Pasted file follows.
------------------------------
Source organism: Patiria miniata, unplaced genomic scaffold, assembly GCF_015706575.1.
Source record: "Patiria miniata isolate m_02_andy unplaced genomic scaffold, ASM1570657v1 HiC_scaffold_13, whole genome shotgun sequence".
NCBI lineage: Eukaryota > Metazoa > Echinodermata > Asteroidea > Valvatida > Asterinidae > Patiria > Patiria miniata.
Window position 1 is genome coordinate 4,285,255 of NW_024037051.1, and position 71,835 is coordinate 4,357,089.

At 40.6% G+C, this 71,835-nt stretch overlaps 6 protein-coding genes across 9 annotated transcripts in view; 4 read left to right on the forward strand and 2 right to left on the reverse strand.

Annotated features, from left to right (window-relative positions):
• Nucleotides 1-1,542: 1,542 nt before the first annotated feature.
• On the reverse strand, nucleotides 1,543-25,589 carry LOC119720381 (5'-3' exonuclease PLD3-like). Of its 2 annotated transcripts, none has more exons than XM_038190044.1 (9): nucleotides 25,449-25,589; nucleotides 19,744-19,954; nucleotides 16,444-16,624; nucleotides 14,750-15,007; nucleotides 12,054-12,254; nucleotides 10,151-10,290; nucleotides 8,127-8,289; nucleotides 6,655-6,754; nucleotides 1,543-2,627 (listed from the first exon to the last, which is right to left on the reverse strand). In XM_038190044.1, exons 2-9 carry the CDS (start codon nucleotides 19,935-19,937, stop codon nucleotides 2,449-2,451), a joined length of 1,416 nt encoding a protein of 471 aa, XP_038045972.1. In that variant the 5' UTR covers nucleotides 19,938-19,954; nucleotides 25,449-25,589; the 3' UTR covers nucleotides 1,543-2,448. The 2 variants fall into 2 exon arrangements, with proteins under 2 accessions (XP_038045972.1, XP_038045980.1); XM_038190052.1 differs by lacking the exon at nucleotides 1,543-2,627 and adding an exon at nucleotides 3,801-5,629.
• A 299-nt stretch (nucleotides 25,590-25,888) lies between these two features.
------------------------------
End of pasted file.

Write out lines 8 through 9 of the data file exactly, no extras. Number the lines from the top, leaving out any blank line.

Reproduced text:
• On the reverse strand, nucleotides 1,543-25,589 carry LOC119720381 (5'-3' exonuclease PLD3-like). Of its 2 annotated transcripts, none has more exons than XM_038190044.1 (9): nucleotides 25,449-25,589; nucleotides 19,744-19,954; nucleotides 16,444-16,624; nucleotides 14,750-15,007; nucleotides 12,054-12,254; nucleotides 10,151-10,290; nucleotides 8,127-8,289; nucleotides 6,655-6,754; nucleotides 1,543-2,627 (listed from the first exon to the last, which is right to left on the reverse strand). In XM_038190044.1, exons 2-9 carry the CDS (start codon nucleotides 19,935-19,937, stop codon nucleotides 2,449-2,451), a joined length of 1,416 nt encoding a protein of 471 aa, XP_038045972.1. In that variant the 5' UTR covers nucleotides 19,938-19,954; nucleotides 25,449-25,589; the 3' UTR covers nucleotides 1,543-2,448. The 2 variants fall into 2 exon arrangements, with proteins under 2 accessions (XP_038045972.1, XP_038045980.1); XM_038190052.1 differs by lacking the exon at nucleotides 1,543-2,627 and adding an exon at nucleotides 3,801-5,629.
• A 299-nt stretch (nucleotides 25,590-25,888) lies between these two features.